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The 850 Evo has a lower price because it’s built with TLC rather than MLC memory chips. They’re triple-cell rather than multi-cell bits of silicon, which means that each individual data cell stores three bits of data rather than two.

That choice means more data can be stored in the same amount of memory, which means that the Evo’s costs are lowered – but it also means performance will take a hit because of that increased density.

The 850 Evo’s smaller capacities – 120GB, 250GB and 500GB – are powered by Samsung’s MGX controller. It’s a newer chip than the MEX used inside the 1TB 850 Evo and all of the 850 Pro drives, and it’s got two cores rather than three. That sounds like a regressive design, but Samsung argues otherwise: it says the dual-core, ARM-powered chip is more power-efficient, and that its smaller SSDs don’t need the third core anyway.

Some of Samsung’s Evo models differ from the flagship Pro in other departments. The smaller 120GB and 250GB drives have an endurance rating of 75TB, while the 500GB and 1TB versions are rated for 150TB. The former rating is middling, and it’s unable to match the 150TB rating given to all 850 Pro drives.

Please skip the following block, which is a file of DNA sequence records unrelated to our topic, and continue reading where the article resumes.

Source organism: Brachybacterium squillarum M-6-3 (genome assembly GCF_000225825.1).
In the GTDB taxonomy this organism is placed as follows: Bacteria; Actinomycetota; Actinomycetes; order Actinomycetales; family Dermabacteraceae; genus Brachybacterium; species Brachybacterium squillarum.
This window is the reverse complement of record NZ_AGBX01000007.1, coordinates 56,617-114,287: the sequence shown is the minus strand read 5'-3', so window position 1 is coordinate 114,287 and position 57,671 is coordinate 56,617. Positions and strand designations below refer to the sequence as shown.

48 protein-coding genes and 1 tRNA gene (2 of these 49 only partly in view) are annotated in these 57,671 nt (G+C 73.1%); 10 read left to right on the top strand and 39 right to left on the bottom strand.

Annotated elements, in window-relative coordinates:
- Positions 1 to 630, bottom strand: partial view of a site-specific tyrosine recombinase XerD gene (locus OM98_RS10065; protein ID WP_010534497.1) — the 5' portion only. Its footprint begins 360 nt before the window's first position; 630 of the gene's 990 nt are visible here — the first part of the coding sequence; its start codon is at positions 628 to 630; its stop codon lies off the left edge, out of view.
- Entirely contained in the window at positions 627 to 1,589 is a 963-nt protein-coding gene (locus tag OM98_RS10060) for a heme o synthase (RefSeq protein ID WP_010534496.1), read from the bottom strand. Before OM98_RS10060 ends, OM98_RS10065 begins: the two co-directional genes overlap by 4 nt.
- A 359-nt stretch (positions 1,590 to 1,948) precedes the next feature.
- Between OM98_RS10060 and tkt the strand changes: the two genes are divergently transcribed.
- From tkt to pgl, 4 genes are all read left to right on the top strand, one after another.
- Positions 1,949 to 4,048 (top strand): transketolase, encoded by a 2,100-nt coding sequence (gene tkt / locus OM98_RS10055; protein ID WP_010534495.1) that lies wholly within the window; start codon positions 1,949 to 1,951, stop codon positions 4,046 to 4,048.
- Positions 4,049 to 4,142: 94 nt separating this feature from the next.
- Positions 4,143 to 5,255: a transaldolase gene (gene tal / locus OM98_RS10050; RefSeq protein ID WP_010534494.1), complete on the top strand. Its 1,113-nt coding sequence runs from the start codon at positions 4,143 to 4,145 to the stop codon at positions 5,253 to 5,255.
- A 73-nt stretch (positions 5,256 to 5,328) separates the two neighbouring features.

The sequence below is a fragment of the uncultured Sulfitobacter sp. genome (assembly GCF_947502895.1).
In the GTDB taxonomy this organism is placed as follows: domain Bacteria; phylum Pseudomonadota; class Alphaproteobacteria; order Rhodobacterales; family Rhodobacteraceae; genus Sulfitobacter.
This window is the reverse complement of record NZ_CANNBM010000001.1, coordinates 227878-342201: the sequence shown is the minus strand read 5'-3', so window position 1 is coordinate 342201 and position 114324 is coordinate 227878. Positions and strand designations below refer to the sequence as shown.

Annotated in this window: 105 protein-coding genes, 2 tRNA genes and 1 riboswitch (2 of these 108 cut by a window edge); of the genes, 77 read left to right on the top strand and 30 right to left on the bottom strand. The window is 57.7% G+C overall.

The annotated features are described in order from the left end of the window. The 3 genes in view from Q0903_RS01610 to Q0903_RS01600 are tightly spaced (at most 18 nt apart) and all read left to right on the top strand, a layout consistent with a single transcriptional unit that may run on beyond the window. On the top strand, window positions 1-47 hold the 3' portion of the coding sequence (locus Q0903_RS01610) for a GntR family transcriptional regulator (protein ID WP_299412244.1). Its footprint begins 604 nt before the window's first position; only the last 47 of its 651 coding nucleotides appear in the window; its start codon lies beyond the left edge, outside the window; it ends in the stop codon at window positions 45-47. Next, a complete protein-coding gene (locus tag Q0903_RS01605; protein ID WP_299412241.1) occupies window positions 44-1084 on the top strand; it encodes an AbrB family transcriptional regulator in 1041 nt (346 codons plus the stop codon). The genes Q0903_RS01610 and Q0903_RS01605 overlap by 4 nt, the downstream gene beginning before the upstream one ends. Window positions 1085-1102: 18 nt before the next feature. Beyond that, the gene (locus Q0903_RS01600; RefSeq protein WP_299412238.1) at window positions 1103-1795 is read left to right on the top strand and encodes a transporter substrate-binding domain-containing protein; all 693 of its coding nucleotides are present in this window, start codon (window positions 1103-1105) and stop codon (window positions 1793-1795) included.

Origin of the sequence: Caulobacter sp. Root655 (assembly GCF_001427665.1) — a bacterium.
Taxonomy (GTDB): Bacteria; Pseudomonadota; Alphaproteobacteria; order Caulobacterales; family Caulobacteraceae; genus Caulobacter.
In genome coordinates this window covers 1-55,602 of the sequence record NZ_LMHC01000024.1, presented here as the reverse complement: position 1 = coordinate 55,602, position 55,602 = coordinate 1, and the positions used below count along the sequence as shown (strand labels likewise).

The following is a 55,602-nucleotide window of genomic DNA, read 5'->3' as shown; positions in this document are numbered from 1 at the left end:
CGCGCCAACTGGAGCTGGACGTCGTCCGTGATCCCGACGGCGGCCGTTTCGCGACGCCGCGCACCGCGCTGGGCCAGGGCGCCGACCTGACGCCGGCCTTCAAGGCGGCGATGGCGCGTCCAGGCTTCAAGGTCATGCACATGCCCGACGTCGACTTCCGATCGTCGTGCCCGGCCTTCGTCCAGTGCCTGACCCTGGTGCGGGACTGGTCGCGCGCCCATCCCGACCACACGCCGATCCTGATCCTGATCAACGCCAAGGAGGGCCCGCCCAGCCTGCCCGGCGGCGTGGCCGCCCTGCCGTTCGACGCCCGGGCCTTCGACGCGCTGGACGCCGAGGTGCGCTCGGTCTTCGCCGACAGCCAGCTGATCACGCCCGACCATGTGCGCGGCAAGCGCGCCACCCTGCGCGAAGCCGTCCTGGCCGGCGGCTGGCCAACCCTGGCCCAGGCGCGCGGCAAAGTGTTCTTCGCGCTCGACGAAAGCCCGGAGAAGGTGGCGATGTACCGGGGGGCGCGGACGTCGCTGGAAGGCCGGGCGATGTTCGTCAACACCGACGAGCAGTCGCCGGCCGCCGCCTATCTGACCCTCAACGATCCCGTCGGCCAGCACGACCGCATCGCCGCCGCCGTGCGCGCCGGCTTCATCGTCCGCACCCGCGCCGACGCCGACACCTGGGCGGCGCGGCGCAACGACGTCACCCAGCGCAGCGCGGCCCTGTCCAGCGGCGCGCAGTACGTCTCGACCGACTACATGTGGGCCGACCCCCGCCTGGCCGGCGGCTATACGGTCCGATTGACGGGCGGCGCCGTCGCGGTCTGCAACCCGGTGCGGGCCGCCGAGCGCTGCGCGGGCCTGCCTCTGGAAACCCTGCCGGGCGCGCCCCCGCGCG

On the software side the 850 Evo matches its more expensive stablemate. It’s got support for 256-bit AES encryption, TCG Opal 2.0 and IEEE-1667, and it comes with Rapid Mode 2.0, which siloes a portion of a PC’s memory to use as a cache for the SSD’s frequently-accessed files – a mode that can give performance a boost.

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Samsung 850 Evo – Performance

The Evo was never going to match Samsung’s Pro drive for pace, but we’re pleased our 250GB sample wasn’t far behind the 512GB Pro in most tests.

In AS SSD’s sequential read and write benchmarks the Evo scored 510MB/s and 499MB/s. The former figure is 17MB/s behind the 850 Pro, while the latter is only 3MB/s behind. The 850 Evo is a better bet than the Crucial MX100, too: our favourite affordable drive was a little quicker in the read test, but it could only manage 331MB/s when writing.